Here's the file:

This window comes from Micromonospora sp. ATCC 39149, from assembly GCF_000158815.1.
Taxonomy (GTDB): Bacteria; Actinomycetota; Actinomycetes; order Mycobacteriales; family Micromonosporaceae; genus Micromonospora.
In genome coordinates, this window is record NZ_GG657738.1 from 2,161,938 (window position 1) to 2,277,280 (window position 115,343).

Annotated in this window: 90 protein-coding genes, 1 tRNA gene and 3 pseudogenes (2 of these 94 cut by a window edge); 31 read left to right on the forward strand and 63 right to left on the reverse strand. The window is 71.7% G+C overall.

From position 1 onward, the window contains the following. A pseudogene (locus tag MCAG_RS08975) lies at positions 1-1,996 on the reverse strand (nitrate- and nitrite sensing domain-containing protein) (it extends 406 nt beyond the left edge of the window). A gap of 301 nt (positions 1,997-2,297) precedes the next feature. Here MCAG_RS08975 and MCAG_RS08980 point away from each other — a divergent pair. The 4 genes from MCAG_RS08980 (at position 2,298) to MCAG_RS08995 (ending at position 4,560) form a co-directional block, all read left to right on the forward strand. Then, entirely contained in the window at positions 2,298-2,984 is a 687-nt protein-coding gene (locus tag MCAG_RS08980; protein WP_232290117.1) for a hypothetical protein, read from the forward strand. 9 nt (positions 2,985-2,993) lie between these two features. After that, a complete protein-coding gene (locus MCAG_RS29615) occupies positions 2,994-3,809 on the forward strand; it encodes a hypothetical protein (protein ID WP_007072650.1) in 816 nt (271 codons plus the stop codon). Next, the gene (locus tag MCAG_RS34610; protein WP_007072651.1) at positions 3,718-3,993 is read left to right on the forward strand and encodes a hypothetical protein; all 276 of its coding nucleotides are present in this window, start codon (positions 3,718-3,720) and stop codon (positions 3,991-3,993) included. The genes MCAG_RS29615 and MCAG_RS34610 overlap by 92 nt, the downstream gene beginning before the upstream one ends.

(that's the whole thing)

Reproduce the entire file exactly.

This window comes from Micromonospora sp. ATCC 39149, from assembly GCF_000158815.1.
Taxonomy (GTDB): Bacteria; Actinomycetota; Actinomycetes; order Mycobacteriales; family Micromonosporaceae; genus Micromonospora.
In genome coordinates, this window is record NZ_GG657738.1 from 2,161,938 (window position 1) to 2,277,280 (window position 115,343).

Annotated in this window: 90 protein-coding genes, 1 tRNA gene and 3 pseudogenes (2 of these 94 cut by a window edge); 31 read left to right on the forward strand and 63 right to left on the reverse strand. The window is 71.7% G+C overall.

From position 1 onward, the window contains the following. A pseudogene (locus tag MCAG_RS08975) lies at positions 1-1,996 on the reverse strand (nitrate- and nitrite sensing domain-containing protein) (it extends 406 nt beyond the left edge of the window). A gap of 301 nt (positions 1,997-2,297) precedes the next feature. Here MCAG_RS08975 and MCAG_RS08980 point away from each other — a divergent pair. The 4 genes from MCAG_RS08980 (at position 2,298) to MCAG_RS08995 (ending at position 4,560) form a co-directional block, all read left to right on the forward strand. Then, entirely contained in the window at positions 2,298-2,984 is a 687-nt protein-coding gene (locus tag MCAG_RS08980; protein WP_232290117.1) for a hypothetical protein, read from the forward strand. 9 nt (positions 2,985-2,993) lie between these two features. After that, a complete protein-coding gene (locus MCAG_RS29615) occupies positions 2,994-3,809 on the forward strand; it encodes a hypothetical protein (protein ID WP_007072650.1) in 816 nt (271 codons plus the stop codon). Next, the gene (locus tag MCAG_RS34610; protein WP_007072651.1) at positions 3,718-3,993 is read left to right on the forward strand and encodes a hypothetical protein; all 276 of its coding nucleotides are present in this window, start codon (positions 3,718-3,720) and stop codon (positions 3,991-3,993) included. The genes MCAG_RS29615 and MCAG_RS34610 overlap by 92 nt, the downstream gene beginning before the upstream one ends.